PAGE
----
1421 Islington-based author tackles Atlantis mystery
�A controversial writer, who says the Chinese discovered America before Columbus, tackles Atlantis in his latest project.
Gavin Menzies, who lives in Canonbury Road, Islington, sparked controversy with 1421 The Year China Discovered the World, which effectively re-wrote western history. It has since sold more than a million copies in 60 editions.
His new book, The Lost Empire of Atlantis, claims the Greek island was an empire with cultured civilians who excavated copper from North American mines.
He will speaking about Atlantis at Waterstone’s book shop in Islington Green on October 27.
Mr Menzies, 75, said: “I hope this will get the same reaction as 1421 because historians hate my guts and it actually becomes a huge selling point.
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“The ordinary reader wants to decide for themselves and see what all the fuss is about.”
“But I have not made a statement never suggested by a professor.”
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Mr Menzies, married to Marcella with two daughters Vanessa and Samantha, has lived in Canonbury Road for more than 40 years.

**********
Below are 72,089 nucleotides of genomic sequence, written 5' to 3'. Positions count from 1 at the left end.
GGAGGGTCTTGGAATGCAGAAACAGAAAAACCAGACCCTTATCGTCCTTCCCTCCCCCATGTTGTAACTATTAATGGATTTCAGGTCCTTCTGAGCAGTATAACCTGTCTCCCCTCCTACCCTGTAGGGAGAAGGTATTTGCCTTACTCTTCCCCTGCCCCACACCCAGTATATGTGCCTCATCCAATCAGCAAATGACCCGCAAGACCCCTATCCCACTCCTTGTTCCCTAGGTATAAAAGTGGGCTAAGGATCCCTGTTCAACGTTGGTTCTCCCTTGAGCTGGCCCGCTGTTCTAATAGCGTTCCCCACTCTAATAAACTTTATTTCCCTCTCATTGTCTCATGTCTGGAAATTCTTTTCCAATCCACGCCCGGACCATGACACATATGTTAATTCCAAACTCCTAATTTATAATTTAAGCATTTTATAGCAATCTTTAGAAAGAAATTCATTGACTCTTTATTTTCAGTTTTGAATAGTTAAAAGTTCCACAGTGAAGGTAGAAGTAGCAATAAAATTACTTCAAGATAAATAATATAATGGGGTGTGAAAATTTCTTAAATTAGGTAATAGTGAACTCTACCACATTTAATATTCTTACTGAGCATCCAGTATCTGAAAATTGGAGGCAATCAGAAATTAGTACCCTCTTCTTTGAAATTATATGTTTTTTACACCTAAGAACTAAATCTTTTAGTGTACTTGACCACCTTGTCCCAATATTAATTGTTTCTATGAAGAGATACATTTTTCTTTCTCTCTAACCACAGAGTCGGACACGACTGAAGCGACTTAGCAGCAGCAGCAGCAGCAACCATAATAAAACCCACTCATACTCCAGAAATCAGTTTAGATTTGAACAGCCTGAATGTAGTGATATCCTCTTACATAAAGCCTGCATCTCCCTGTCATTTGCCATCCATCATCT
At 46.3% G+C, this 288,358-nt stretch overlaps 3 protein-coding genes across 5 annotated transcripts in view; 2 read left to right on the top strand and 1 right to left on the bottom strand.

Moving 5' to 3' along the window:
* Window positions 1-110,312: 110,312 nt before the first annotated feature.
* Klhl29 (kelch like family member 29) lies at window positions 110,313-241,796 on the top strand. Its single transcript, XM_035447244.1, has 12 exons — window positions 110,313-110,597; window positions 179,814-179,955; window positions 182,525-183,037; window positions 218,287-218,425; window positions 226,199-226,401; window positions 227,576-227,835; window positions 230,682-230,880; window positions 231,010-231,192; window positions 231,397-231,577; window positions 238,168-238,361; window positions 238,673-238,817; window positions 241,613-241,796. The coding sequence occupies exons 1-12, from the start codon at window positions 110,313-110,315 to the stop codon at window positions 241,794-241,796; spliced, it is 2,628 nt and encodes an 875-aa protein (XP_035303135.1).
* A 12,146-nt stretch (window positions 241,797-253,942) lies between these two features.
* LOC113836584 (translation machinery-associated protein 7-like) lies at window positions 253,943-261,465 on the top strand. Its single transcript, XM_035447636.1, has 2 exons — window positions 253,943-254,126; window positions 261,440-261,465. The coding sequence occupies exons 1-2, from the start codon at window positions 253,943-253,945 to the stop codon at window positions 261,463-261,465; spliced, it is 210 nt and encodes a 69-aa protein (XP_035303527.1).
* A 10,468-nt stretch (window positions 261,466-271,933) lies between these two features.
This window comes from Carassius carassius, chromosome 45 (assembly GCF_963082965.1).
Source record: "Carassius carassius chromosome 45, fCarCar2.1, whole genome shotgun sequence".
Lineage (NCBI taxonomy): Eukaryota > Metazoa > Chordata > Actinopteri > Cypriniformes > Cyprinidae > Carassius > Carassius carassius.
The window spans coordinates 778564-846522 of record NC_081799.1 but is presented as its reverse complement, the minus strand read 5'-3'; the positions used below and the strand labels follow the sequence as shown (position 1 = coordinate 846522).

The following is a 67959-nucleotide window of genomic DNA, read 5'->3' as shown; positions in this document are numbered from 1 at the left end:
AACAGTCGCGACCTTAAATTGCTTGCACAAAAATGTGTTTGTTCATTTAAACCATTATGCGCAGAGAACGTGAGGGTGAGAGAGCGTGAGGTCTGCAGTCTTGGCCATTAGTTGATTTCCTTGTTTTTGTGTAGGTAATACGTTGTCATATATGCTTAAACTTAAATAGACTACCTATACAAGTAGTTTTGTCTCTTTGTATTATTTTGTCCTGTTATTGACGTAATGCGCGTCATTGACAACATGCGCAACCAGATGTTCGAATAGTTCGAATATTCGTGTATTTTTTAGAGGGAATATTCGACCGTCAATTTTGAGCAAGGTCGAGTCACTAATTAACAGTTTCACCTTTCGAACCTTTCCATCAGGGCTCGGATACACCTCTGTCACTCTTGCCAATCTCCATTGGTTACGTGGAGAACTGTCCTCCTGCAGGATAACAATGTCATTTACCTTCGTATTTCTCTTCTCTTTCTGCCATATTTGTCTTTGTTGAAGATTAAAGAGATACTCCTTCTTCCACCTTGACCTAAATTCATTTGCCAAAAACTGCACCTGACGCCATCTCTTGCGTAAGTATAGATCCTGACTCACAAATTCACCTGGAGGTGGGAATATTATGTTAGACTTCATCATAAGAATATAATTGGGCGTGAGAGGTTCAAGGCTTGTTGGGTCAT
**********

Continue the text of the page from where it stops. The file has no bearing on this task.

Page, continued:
He said: “Islington has wonderful theatres and pubs. And our area near the New River is like a forest.
“It is the nicest place anyone could possibly hope to live.”
Mr Menzies enjoyed a 17-year Navy career and worked as a submarine commander before he moved to London and became a merchant banker.
When he researched Chinese naval history, he came across a mysterious map in an American museum published 70 years before Columbus set sail which showed the Caribbean islands.
In 1421, he writes that a 107-strong armada of ships from China reached Latin America and Australia, leaving wrecks, artefacts and established colonies.
More than 2,000 people on average visit the book’s accompanying website every day.
n For more information on the event at Waterstone’s, which starts at 7pm, contact 0843 290 8411.